Hillel Schenker

Donald Trump and the Jerusalem Syndrome

Is Donald Trump suffering from a case of Jerusalem Syndrome?

According to Wikipedia:

Jerusalem syndrome is a group of mental phenomena involving the presence of either religiously themed obsessive ideas, delusions or other psychosis–like experiences that are triggered by a visit to the city of Jerusalem. It is not endemic to one single religion or denomination but has affected Jews, Christians and Muslims  and of many different backgrounds.”

Earlier this week, 200 of Trump’s Israeli supporters, many of them settlers and students studying at Orthodox yeshivas, held a closed rally in the Old City of Jerusalem, which was apparently directly primarily towards Evangelical Christians.  The rally featured a one minute (!) video from Mr Trump, and another one from his VP nominee Pence.  A one minute video and a 140 character Tweet seems to be among his primary means of presenting complex policy ideas to the public.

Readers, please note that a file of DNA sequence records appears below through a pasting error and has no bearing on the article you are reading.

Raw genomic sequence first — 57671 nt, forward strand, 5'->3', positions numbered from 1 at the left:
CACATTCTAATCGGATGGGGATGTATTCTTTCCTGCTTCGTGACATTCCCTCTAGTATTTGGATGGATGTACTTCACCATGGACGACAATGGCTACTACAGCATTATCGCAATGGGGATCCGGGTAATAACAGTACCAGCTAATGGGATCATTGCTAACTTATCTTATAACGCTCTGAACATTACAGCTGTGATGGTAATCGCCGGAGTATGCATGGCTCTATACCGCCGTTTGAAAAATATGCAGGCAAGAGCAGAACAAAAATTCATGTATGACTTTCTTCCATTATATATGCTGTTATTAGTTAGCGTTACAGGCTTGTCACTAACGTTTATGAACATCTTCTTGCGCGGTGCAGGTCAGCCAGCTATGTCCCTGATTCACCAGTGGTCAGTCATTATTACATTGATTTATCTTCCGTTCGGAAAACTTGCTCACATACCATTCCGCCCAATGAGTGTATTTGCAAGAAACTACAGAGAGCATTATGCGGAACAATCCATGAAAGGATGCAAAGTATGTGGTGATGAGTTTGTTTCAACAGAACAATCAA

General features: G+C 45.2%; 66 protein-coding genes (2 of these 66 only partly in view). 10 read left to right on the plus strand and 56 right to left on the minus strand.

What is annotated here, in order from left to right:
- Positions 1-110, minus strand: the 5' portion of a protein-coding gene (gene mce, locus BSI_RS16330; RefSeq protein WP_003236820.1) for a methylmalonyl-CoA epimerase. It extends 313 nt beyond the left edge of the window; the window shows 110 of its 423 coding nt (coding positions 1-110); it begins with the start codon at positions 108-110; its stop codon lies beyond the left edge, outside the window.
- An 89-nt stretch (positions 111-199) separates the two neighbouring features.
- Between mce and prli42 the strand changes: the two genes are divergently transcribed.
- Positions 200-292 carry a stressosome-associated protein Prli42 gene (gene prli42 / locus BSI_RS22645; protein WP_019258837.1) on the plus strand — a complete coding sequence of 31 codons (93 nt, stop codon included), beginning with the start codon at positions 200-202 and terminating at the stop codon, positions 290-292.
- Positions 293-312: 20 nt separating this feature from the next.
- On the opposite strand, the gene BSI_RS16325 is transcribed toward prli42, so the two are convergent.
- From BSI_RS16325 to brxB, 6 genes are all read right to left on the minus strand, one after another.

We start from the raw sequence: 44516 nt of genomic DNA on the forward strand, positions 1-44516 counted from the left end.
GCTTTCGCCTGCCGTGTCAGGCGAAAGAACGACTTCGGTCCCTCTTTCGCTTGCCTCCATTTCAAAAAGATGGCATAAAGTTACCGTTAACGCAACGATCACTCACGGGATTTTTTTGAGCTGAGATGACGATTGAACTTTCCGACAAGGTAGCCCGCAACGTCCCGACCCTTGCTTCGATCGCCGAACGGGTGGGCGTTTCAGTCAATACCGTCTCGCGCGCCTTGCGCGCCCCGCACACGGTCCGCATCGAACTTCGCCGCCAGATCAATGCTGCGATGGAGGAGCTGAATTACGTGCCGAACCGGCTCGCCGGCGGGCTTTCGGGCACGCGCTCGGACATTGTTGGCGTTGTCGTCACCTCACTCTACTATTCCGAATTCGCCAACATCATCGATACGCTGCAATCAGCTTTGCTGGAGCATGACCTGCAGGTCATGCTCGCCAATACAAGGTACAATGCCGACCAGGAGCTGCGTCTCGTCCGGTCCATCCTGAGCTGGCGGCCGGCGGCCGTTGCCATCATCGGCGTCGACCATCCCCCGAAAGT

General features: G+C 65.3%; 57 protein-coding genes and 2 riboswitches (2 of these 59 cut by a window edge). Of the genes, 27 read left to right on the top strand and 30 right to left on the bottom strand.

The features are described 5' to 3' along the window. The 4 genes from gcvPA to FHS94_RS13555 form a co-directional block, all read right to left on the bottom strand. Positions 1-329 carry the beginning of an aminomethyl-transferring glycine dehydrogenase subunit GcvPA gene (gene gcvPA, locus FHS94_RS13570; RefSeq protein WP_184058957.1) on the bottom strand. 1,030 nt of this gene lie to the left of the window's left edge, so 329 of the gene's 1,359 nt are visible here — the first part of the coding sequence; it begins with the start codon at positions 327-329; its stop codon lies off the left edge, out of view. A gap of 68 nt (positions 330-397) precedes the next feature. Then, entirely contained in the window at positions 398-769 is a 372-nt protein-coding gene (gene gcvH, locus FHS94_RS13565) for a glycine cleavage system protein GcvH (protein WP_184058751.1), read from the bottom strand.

Moving the American Embassy to Jerusalem?

While Trump’s one minute video contained mainly right-wing pro-Israel platitudes, it was left to his Jewish community outreach adviser David Friedman, who appeared in person at the closed rally, to provide substance.  Friedman, who is rumored to be Trump’s choice for Ambassador to Israel if elected, declared that if elected, Trump would “move the American Embassy to Jerusalem,”  something which the candidate himself has declared a number of times. And he added, if anyone in the State Department would object, “Trump would fire them!”